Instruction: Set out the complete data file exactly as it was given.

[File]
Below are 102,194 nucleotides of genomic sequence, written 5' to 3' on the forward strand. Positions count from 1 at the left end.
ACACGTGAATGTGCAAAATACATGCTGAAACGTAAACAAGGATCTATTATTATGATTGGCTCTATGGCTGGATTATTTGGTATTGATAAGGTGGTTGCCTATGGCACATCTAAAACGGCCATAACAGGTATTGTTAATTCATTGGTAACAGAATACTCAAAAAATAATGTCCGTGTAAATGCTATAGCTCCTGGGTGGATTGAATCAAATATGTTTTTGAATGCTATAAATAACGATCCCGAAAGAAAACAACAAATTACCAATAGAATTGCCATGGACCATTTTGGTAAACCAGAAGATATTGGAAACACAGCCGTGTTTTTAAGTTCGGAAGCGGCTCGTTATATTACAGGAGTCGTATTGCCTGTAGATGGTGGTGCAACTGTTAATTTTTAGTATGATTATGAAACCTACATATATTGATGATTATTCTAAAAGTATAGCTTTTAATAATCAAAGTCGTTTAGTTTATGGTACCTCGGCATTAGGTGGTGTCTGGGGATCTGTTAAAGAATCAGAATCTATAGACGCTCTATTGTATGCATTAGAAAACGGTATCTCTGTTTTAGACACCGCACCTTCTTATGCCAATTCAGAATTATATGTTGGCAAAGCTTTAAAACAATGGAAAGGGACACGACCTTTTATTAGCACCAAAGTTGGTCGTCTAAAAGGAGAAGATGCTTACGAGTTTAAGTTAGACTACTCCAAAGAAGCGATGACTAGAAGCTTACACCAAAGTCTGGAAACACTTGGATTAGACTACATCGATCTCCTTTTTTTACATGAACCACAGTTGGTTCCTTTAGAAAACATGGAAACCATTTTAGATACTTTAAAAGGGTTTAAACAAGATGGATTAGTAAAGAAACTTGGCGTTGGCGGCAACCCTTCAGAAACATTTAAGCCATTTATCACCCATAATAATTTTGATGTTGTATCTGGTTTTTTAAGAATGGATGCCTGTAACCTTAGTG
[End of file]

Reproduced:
Below are 102,194 nucleotides of genomic sequence, written 5' to 3' on the forward strand. Positions count from 1 at the left end.
ACACGTGAATGTGCAAAATACATGCTGAAACGTAAACAAGGATCTATTATTATGATTGGCTCTATGGCTGGATTATTTGGTATTGATAAGGTGGTTGCCTATGGCACATCTAAAACGGCCATAACAGGTATTGTTAATTCATTGGTAACAGAATACTCAAAAAATAATGTCCGTGTAAATGCTATAGCTCCTGGGTGGATTGAATCAAATATGTTTTTGAATGCTATAAATAACGATCCCGAAAGAAAACAACAAATTACCAATAGAATTGCCATGGACCATTTTGGTAAACCAGAAGATATTGGAAACACAGCCGTGTTTTTAAGTTCGGAAGCGGCTCGTTATATTACAGGAGTCGTATTGCCTGTAGATGGTGGTGCAACTGTTAATTTTTAGTATGATTATGAAACCTACATATATTGATGATTATTCTAAAAGTATAGCTTTTAATAATCAAAGTCGTTTAGTTTATGGTACCTCGGCATTAGGTGGTGTCTGGGGATCTGTTAAAGAATCAGAATCTATAGACGCTCTATTGTATGCATTAGAAAACGGTATCTCTGTTTTAGACACCGCACCTTCTTATGCCAATTCAGAATTATATGTTGGCAAAGCTTTAAAACAATGGAAAGGGACACGACCTTTTATTAGCACCAAAGTTGGTCGTCTAAAAGGAGAAGATGCTTACGAGTTTAAGTTAGACTACTCCAAAGAAGCGATGACTAGAAGCTTACACCAAAGTCTGGAAACACTTGGATTAGACTACATCGATCTCCTTTTTTTACATGAACCACAGTTGGTTCCTTTAGAAAACATGGAAACCATTTTAGATACTTTAAAAGGGTTTAAACAAGATGGATTAGTAAAGAAACTTGGCGTTGGCGGCAACCCTTCAGAAACATTTAAGCCATTTATCACCCATAATAATTTTGATGTTGTATCTGGTTTTTTAAGAATGGATGCCTGTAACCTTAGTG